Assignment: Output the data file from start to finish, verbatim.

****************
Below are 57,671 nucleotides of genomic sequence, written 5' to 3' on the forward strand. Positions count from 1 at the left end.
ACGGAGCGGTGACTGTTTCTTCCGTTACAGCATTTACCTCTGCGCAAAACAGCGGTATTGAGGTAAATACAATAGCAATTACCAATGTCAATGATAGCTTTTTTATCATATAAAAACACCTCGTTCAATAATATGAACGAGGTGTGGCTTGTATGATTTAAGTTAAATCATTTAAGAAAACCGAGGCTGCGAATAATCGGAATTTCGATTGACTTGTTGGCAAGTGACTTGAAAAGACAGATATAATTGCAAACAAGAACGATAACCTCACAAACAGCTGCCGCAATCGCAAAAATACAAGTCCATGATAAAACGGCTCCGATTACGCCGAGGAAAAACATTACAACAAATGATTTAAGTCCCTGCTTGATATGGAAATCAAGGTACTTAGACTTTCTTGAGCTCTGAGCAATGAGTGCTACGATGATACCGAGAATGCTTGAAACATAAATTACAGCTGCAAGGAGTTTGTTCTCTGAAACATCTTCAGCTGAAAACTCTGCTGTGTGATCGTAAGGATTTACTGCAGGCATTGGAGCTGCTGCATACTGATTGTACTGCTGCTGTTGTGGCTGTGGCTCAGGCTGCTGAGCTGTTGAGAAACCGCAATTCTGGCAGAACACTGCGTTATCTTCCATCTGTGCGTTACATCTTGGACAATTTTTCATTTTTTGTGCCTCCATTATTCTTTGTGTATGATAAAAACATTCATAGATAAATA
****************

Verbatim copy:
Below are 57,671 nucleotides of genomic sequence, written 5' to 3' on the forward strand. Positions count from 1 at the left end.
ACGGAGCGGTGACTGTTTCTTCCGTTACAGCATTTACCTCTGCGCAAAACAGCGGTATTGAGGTAAATACAATAGCAATTACCAATGTCAATGATAGCTTTTTTATCATATAAAAACACCTCGTTCAATAATATGAACGAGGTGTGGCTTGTATGATTTAAGTTAAATCATTTAAGAAAACCGAGGCTGCGAATAATCGGAATTTCGATTGACTTGTTGGCAAGTGACTTGAAAAGACAGATATAATTGCAAACAAGAACGATAACCTCACAAACAGCTGCCGCAATCGCAAAAATACAAGTCCATGATAAAACGGCTCCGATTACGCCGAGGAAAAACATTACAACAAATGATTTAAGTCCCTGCTTGATATGGAAATCAAGGTACTTAGACTTTCTTGAGCTCTGAGCAATGAGTGCTACGATGATACCGAGAATGCTTGAAACATAAATTACAGCTGCAAGGAGTTTGTTCTCTGAAACATCTTCAGCTGAAAACTCTGCTGTGTGATCGTAAGGATTTACTGCAGGCATTGGAGCTGCTGCATACTGATTGTACTGCTGCTGTTGTGGCTGTGGCTCAGGCTGCTGAGCTGTTGAGAAACCGCAATTCTGGCAGAACACTGCGTTATCTTCCATCTGTGCGTTACATCTTGGACAATTTTTCATTTTTTGTGCCTCCATTATTCTTTGTGTATGATAAAAACATTCATAGATAAATA